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Gene Linked to Severe Liver Damage

By Labmedica International staff writers
Posted on 31 Jul 2019
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Image: The 2100 Bioanalyzer with automated electrophoresis, provides sizing, quantitation, and purity assessments for DNA, RNA, and protein sample (Photo courtesy of Agilent Technologies).
Image: The 2100 Bioanalyzer with automated electrophoresis, provides sizing, quantitation, and purity assessments for DNA, RNA, and protein sample (Photo courtesy of Agilent Technologies).
Nonalcoholic fatty liver disease (NAFLD) is a chronic, frequently progressive condition resulting from excessive accumulation of fat in hepatocytes. Nonalcoholic steatohepatitis (NASH) is a clinically advanced form of NAFLD characterized by hepatic inflammation with or without scarring that is associated with increased liver-related morbidity and mortality.

Severe liver fibrosis represents the end-stage pathology evolving from a number of pathogenic mechanisms and is considered a major risk factor for the development of hepatocellular carcinoma. Although oxidative stress, pro-inflammatory cytokines, and immune response are associated with inflammation and fibrosis in NASH, the molecular mechanisms by which fibrosis develops and progresses in these patients remain only partially understood.

A team of scientists collaborating with Temple University School of Medicine (Philadelphia, PA, USA) had recently identified adipocyte enhancer binding protein 1 (AEBP1) as a member of a core set of dysregulated fibrosis-specific genes in human NASH. Here they sought to investigate the relationship between AEBP1 and hepatic fibrosis, the team included from the final sample size across the four histological grades: 36 who were normal, 50 with steatosis, 52 with inflammation, and 53 with fibrosis.

The scientists used several different methods to come to a conclusion. These methods included an analysis of RNA sequencing data, RNA extraction from liver wedge biopsies, cell culture, total RNA extraction and quantification from cells and the miRNA quantity and quality were assessed using the 2100 Bioanalyzer System. Other methodologies investigated included protein extraction and quantification, quantitative real-time polymerase chain reaction (qPCR), 3’UTR dual-luciferase reporter assay and transfection with miRNA mimics and inhibitors.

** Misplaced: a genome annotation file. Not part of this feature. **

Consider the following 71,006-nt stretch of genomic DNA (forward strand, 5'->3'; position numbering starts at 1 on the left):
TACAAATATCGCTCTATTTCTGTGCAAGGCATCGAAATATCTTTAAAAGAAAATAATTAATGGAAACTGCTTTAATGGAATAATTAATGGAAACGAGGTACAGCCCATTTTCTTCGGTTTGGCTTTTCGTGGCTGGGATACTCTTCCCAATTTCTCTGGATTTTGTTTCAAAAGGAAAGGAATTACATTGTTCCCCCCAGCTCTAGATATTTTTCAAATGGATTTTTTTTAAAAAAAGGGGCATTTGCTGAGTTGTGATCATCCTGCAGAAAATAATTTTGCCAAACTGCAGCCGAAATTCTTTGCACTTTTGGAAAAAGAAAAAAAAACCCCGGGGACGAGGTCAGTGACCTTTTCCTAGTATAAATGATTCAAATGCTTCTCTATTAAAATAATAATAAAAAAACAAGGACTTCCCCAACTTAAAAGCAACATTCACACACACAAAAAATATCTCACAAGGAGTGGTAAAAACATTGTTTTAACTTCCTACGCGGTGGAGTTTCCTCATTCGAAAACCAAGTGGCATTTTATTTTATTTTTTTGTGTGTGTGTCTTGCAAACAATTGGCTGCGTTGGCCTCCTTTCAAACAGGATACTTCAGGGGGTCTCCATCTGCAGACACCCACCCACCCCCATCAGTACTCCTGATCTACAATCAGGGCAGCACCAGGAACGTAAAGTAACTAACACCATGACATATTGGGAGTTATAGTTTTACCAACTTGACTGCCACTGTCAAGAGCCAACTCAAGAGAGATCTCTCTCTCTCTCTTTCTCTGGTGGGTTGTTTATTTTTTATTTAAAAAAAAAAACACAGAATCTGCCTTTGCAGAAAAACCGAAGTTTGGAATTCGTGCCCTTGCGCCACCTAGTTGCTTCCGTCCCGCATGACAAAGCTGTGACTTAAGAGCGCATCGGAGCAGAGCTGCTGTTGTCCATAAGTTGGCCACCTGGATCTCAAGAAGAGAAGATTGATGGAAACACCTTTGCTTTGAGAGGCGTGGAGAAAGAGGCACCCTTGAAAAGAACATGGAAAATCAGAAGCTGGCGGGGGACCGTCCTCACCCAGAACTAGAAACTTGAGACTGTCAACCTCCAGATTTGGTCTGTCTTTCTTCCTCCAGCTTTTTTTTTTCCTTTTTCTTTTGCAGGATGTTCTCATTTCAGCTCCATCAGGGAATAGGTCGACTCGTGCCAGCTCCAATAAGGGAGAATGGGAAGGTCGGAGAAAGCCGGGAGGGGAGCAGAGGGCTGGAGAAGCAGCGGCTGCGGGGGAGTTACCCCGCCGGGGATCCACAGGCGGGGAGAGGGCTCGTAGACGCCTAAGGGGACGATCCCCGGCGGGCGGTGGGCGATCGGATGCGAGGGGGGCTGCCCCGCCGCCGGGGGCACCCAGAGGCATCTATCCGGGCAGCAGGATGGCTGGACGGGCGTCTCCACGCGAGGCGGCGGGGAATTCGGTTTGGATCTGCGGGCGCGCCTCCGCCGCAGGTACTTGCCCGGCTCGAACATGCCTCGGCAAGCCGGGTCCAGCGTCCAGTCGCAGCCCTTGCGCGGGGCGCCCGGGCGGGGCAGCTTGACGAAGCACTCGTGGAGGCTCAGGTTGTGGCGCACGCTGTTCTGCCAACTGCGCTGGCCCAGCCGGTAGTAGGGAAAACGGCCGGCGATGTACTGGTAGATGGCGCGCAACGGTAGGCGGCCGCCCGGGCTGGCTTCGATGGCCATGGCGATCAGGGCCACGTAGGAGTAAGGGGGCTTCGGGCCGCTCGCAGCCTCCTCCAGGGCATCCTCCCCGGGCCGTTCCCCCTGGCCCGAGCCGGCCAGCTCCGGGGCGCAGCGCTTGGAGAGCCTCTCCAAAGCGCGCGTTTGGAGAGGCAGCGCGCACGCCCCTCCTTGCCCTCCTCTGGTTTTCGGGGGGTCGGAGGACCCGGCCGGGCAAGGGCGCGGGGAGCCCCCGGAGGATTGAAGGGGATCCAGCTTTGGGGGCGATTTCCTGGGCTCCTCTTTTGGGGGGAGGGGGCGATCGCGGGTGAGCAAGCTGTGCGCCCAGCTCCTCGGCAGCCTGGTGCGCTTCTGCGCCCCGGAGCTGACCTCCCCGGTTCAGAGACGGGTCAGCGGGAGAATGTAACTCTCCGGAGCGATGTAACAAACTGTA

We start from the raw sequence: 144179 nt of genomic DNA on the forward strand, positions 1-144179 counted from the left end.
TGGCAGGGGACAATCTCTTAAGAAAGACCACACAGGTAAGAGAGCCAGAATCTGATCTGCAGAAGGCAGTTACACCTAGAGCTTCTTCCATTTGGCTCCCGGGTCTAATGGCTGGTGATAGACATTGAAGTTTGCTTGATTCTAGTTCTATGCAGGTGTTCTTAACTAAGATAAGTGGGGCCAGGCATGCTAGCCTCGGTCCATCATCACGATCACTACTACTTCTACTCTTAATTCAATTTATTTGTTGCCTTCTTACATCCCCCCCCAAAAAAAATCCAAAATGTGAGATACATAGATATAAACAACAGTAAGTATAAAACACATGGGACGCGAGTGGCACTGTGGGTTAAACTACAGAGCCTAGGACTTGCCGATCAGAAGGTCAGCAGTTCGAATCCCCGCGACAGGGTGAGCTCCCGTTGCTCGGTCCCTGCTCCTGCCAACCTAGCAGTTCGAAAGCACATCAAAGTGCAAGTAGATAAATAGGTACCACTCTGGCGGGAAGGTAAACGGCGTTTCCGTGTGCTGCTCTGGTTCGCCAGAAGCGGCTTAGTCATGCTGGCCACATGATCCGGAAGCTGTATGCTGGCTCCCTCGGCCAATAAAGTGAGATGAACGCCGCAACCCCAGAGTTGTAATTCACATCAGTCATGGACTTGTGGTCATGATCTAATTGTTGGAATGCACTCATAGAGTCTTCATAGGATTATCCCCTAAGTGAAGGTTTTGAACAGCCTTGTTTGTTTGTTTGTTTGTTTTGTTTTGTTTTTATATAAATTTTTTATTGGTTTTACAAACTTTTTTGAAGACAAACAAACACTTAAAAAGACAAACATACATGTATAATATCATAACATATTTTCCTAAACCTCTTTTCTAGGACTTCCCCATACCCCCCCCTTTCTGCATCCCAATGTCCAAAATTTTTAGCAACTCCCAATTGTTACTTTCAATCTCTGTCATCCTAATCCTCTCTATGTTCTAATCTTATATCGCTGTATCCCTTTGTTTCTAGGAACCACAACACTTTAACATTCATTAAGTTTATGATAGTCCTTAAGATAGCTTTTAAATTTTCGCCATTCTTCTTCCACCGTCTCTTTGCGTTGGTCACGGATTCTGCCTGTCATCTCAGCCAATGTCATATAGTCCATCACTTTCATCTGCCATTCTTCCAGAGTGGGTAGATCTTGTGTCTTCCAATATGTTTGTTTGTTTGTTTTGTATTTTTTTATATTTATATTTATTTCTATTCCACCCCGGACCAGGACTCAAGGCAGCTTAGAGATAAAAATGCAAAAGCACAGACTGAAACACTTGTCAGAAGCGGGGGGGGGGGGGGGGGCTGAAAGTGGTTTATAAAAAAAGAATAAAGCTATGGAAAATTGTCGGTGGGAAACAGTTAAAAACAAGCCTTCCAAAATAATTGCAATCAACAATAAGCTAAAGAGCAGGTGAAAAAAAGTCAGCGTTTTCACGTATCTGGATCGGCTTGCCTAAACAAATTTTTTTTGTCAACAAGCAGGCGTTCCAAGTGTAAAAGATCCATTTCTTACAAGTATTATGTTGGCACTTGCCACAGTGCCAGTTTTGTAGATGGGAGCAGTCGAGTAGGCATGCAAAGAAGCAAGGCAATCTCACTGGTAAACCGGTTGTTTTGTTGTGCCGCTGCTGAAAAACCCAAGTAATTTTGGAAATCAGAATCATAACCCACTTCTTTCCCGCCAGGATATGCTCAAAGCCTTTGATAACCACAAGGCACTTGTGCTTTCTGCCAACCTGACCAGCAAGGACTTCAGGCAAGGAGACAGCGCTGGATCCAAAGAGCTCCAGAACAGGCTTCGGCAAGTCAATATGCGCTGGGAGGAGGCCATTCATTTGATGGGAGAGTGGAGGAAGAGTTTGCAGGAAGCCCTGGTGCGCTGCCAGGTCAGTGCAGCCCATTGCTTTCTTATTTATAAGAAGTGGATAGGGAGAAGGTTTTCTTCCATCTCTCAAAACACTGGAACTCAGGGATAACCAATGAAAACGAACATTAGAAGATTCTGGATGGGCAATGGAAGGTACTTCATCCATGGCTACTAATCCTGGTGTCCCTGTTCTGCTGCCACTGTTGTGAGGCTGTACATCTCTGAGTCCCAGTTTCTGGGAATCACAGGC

The team reported that hepatic AEBP1 expression is elevated in fibrosis compared to lobular inflammation, steatosis, and normal liver, and increases with worsening fibrosis in NASH patients. AEBP1 expression was upregulated 5.8-fold in activated hepatic stellate cells and downregulated during chemical and contact induction of biological quiescence. In LX-2 and HepG2 cells treated with high glucose (25 mM), AEBP1 expression increased over 7-fold compared to normal glucose conditions. In response to treatment with either fructose or palmitate, AEBP1 expression in primary human hepatocytes increased 2.4-fold or 9.6-fold, but was upregulated 55.8-fold in the presence of fructose and palmitate together.

The authors concluded that AEBP1 expression was increased in human liver biopsies from patients with NASH fibrosis, in activated human stellate cells, and in human liver cells treated with glucose, fructose, and palmitate. AEBP1 regulated the expression of nine fibrosis-specific genes that were also members of an algorithm-predicted AEBP1 target gene network in NASH. They also found that AEBP1 functionally interacted with two miRNAs.

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Temple University School of Medicine


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